The entire scenario is dangerous beyond conventional belief, but it is looking ever more likely that such a storm may be brewing”.

While I still have few doubts that many in the US would like to use a Kurdish proxy war in Iraq to provoke and ideally weaken the Baghdad-Tehran alliance, the speed with which Iraqi troops have advanced in Kirkuk and nearby regions, indicates that such a strategy will not be as easy as some, including the overtly pro-Kurdish John McCain, may have suspected.

The US is currently maintaining an officially neutral stance on the Iraq-Kurdish militant clashes, for fear of alienating either side. However, with the Kurdish militants apparently failing to put up any meaningful fight, many in the US ought to be questioning the sheer logistical reliability of their would-be proxies in the continued US regional struggle against Iran. In this sense, the victory of Iraq and its allies, is a further sign that however much the US invests in the Middle East, it is local powers that are best placed to shape their own future. This is exactly what the Iraqis have accomplished in Kirkuk and nearby regions.

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It’s Back to the Iran-Contra Days Under Trump

Abrams and his cronies will not stop with Venezuela.

Strategic Culture Foundation

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Authored by Wayne Madsen, via The Strategic Culture Foundation:


Showing that he is adopting the neoconservative playbook every day he remains in office, Donald Trump handed the neocons a major win when he appointed Iran-contra scandal felon Elliott Abrams as his special envoy on Venezuela. Abrams pleaded guilty in 1991 to two counts of withholding information on the secret sale of US weapons for cash to help illegally supply weapons to the Nicaraguan right-wing contras, who were battling against the government of President Daniel Ortega. Abrams would have headed to a federal prison, but President George H. W. Bush, an unindicted co-conspirator in the scandal, issued pardons to Abrams and his five fellow conspirators – former Secretary of Defense Caspar Weinberger, former National Security Adviser Robert McFarlane, and former Central Intelligence Agency officials Alan Fiers, Duane “Dewey” Clarridge, and Clair George – on Christmas Eve 1991, during the final weeks of Bush’s lame duck administration.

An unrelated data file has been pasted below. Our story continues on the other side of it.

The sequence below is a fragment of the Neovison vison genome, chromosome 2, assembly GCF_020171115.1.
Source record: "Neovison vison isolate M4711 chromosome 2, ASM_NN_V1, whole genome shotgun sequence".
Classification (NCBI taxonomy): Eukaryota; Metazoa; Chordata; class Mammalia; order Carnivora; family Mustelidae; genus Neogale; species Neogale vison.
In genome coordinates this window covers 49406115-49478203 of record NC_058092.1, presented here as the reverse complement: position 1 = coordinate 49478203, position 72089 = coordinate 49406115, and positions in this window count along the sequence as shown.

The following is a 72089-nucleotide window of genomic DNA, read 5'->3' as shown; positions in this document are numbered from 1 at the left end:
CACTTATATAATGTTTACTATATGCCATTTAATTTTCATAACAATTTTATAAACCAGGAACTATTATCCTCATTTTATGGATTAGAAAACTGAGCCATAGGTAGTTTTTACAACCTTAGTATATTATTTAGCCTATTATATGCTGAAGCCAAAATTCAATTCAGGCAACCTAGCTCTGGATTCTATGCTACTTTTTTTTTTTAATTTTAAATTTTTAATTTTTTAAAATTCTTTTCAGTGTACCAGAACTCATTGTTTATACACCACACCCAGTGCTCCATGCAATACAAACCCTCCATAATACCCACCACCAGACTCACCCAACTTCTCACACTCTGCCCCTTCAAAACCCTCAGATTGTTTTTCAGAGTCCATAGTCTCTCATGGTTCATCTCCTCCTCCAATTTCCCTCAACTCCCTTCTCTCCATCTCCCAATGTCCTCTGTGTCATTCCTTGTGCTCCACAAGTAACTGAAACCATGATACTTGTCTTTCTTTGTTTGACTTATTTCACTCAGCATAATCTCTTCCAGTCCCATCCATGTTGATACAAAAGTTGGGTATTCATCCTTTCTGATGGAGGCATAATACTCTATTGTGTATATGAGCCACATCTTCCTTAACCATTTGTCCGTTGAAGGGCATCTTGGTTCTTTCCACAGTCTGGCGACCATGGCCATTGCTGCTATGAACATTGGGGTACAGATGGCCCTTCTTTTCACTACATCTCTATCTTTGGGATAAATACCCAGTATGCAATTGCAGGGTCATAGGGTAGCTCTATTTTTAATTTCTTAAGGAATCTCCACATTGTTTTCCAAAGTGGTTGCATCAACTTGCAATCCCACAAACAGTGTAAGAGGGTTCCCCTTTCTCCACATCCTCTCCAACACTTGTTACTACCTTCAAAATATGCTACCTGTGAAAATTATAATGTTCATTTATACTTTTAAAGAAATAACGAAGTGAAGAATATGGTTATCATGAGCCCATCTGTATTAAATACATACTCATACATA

Abrams escaped being charged with more serious crimes by Independent Counsel Lawrence Walsh because he cut a last-minute deal with federal prosecutors. Trump, who has made no secret of his disdain for cooperating federal witnesses, would have normally called Abrams a “rat,” a gangster term meaning informant. The man who helped engineer the pardons for Abrams and his five convicted friends was none other than Bush’s Attorney General, William Barr, who has just been sworn in as Trump’s Attorney General. Trump, who is always decrying the presence of the “deep state” that thwarts his very move, has become the chief guardian of that entity.

During a recent hearing of the US House of Representatives Foreign Affairs Committee, newly-minted congresswoman Ilhan Omar, Democrat of Minnesota, reminded her colleagues and the world about the sordid background of Abrams.

Omar zeroed in on Abrams’s criminal history:

“Mr. Abrams, in 1991 you pleaded guilty to two counts of withholding information from Congress regarding the Iran-Contra affair, for which you were later pardoned by President George H.W. Bush. I fail to understand why members of this committee or the American people should find any testimony you give today to be truthful.”

Abrams, as is the nature of neocons, refused to respond to Omar and cited her comments as “personal attacks.”

Abrams’s and his fellow criminals’ use of mercenaries and “death squads” to conduct secret wars in Nicaragua, Honduras, El Salvador, and Guatemala during the Ronald Reagan administration in the 1980s has made a re-entrance under Trump. Abrams was brought on board by neocons like National Security Adviser John Bolton, Vice President Mike Pence, and Secretary of State Mike Pompeo to oversee a US military build-up in Colombia, said to be 5000 US troops, to support Venezuelan paramilitary and military efforts to topple President Nicolas Maduro. Abrams and Bolton are also believed to have retained the services of another unindicted conspirator in the Iran-contra affair, Michael Ledeen, a colleague of the disgraced and convicted former Trump National Security Adviser, retired Lieutenant General Michael Flynn. Ledeen and Flynn co-authored a book titled, “The Field of Fight: How We Can Win the Global War Against Radical Islam and its Allies.” The book contains nothing more than the standard neocon tripe one might expect from the likes of Ledeen.